Fourth, remove anything that is extraneous. Attempting to put every last detail of what it means to be a senior developer on your team into your job description can wind up encouraging investment in minor activities or skills that are nice to have but not core. Instead, leave enough white-space that your team members can fill in the margins with the unique and beautiful ways they build up your team. These unique skills may even lead to writing a new job description if they wind up being incredibly worthwhile.
Describing Behaviors and Activities
When describing activities for your job description, focus on the activities that people with the role spend a significant amount of time on. If you expect your engineers to invest in test automation, for instance, you would include a behavior of “writing automated tests that validate the use-cases for features under the team’s purview.”
Further, It is useful to include why the activity is performed or the behavior is encouraged. While “Delivers features and bug fixes at the direction of the business and product team” is a decent start for developers and may even be acceptable for an engineer in their first or second job it fails to encourage developers to understand and act in line with the motivation for the features. This results in a “I do as I’m told” mentality. Instead, consider “Makes discernable progress towards business objectives by delivering features and bug fixes aligned with the direction of the product and business team.”
We’ve made the explicit additional responsibility that the work that is being done drives tangible progress. Now a team member has a better idea of how they’ll be assessed and how to adjust their behavior to support that assessment.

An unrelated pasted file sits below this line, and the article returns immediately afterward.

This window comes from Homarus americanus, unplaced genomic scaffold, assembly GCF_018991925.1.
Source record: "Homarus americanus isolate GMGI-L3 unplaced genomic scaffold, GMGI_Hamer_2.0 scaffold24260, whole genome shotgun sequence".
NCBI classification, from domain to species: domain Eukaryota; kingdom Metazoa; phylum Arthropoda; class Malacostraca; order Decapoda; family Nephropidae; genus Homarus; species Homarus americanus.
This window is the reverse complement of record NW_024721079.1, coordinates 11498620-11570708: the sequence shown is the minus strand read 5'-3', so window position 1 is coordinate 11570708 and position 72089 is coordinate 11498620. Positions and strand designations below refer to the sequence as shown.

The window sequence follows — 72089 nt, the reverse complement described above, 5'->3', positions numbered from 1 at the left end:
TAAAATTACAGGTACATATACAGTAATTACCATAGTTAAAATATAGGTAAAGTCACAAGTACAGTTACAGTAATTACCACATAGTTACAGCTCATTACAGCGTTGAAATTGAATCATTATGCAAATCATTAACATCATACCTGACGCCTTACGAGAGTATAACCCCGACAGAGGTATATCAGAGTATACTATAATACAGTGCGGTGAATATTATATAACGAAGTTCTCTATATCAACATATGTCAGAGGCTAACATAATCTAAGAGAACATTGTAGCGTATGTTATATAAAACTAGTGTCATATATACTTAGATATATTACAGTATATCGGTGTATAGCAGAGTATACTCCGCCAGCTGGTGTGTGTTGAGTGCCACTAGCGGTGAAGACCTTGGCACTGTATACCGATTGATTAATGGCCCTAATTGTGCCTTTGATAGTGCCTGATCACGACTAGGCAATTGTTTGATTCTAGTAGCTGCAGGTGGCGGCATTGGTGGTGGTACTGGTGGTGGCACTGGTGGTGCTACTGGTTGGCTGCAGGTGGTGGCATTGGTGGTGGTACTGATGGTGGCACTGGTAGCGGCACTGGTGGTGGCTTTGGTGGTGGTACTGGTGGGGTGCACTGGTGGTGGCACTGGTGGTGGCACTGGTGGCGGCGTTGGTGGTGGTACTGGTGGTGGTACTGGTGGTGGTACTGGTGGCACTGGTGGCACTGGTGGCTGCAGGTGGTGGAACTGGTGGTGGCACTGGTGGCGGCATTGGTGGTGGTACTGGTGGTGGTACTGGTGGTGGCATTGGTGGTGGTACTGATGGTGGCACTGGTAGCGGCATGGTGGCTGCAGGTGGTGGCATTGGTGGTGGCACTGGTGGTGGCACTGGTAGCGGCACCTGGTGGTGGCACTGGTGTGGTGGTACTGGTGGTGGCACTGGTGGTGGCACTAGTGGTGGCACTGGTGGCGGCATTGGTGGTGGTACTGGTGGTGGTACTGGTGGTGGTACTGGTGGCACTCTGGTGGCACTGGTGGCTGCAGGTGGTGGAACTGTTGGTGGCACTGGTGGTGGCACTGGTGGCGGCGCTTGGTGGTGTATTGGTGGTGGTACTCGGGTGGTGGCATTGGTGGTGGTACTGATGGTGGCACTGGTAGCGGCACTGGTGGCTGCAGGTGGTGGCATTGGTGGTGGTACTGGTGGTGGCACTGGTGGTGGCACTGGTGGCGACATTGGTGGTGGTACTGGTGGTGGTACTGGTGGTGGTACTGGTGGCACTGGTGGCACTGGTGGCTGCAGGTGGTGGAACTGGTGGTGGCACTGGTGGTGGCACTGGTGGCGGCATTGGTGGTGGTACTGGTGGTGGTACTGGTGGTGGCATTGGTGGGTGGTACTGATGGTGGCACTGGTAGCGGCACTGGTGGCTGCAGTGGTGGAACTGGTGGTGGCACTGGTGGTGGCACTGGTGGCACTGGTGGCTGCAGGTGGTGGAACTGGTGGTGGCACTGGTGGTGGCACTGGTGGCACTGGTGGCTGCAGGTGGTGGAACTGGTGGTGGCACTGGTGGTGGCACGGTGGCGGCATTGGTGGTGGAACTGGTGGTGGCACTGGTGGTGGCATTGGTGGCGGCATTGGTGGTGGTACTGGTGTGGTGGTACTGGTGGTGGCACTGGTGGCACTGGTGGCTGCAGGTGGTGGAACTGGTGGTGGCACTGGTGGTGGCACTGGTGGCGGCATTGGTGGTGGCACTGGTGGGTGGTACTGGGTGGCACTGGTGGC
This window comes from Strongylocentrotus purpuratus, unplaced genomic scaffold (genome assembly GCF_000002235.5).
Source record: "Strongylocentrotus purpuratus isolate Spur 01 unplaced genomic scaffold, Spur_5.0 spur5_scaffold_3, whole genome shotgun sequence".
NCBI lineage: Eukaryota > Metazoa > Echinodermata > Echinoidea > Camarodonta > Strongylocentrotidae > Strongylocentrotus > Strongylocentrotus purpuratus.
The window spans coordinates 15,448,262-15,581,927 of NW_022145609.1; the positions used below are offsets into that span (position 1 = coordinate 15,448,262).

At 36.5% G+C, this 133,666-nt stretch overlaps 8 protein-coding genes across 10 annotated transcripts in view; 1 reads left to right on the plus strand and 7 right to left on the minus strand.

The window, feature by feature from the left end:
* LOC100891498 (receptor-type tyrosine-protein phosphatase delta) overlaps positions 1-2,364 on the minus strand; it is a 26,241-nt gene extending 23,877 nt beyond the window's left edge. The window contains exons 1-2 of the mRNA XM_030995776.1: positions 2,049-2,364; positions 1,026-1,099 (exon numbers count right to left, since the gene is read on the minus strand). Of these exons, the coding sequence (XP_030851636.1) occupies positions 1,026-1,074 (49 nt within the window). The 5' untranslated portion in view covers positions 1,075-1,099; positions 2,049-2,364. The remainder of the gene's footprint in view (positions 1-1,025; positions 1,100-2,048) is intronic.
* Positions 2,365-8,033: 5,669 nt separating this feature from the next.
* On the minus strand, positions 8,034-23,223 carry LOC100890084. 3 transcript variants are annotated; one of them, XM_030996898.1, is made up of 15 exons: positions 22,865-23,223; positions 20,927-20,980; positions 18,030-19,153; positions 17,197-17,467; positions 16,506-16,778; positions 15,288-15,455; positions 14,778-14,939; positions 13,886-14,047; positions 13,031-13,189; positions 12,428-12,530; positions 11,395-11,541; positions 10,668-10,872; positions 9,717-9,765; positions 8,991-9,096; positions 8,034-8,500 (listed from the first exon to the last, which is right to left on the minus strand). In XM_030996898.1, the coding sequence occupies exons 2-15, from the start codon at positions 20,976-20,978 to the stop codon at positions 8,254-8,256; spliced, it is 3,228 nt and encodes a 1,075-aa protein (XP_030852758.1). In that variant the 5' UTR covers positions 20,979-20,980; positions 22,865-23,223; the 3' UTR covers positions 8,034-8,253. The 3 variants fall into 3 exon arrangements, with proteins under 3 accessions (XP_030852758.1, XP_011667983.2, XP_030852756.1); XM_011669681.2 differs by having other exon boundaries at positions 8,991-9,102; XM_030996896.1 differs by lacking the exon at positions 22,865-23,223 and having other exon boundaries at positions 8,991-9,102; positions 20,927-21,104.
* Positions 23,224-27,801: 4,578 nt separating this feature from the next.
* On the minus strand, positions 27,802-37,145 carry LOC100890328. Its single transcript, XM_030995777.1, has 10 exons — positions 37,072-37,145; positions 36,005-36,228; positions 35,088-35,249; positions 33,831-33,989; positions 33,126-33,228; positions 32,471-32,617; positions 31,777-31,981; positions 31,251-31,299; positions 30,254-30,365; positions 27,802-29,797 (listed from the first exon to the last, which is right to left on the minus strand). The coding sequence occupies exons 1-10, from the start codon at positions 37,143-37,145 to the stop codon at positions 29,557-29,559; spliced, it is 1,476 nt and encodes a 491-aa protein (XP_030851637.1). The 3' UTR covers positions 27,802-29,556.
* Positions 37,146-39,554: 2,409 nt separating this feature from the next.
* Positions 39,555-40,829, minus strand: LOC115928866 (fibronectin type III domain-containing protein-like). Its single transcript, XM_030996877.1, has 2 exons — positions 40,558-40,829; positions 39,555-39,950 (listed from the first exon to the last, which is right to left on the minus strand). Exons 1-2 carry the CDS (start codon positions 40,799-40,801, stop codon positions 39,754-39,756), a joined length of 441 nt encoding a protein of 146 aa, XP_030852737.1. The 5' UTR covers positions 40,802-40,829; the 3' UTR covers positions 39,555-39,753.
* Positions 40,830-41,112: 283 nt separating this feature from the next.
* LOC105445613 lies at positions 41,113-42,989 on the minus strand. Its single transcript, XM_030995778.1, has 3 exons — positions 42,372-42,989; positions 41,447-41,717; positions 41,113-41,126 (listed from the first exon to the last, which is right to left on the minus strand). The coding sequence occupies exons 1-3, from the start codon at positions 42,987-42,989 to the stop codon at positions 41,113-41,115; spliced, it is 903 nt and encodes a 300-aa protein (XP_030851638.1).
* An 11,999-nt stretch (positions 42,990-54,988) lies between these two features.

Skills are even harder to describe objectively than behaviors and activities. This is where most job descriptions and job postings fall over, and how you get job listings asking for 8+ years swift experience, I encourage the use of a fluency model to describe skills.
Fluency models focus on the level of mental effort required to leverage a particular skill. Technology organizations greatest costs are time, thought and effort. Making explicit the relationship between time, thought and effort and the skills you are cultivating brings the focus towards what the organization gets out of higher-skilled workers.
Fluency has less to do with the person and more to do with their abilities. This helps us more effectively decouple value judgements, i.e. “Great React Developer.” Instead, we can be more specific and say that an associate front end developer “requires active support to design and implement React components with data or event inter-dependencies.” It avoids judging the person and sets an expectation that support will be provided. For more senior team members, a corresponding “supports other team members in designing and implementing components with complex data or event inter-dependencies” may be appropriate; and will also signal to your associate level team members that one of the ways they can advance their career is by supporting those around them.
Most people are familiar with fluency as a concept. When we ask questions about fluency we give people the opportunity to communicate in stories. Stories give a higher-fidelity understanding of the person’s actual skills. The question “What was the last challenge you struggled with when implementing a feature in React?” is both much easier to ask and answer and gives a much richer field for follow-on questions to dive in and develop a more nuanced view (or detect possible bullshit).
Now Write A Job Description!
Take 30 minutes right now to write a job description. What are the day-to-day activities you perform in your role? What are the skills you use most frequently? Where are the edges of fluency between your role and more or less senior ones?
Next, post it up as a comment on dev.to! I’ll do my best to read each and every one and give specific, actionable, and compassionate feedback.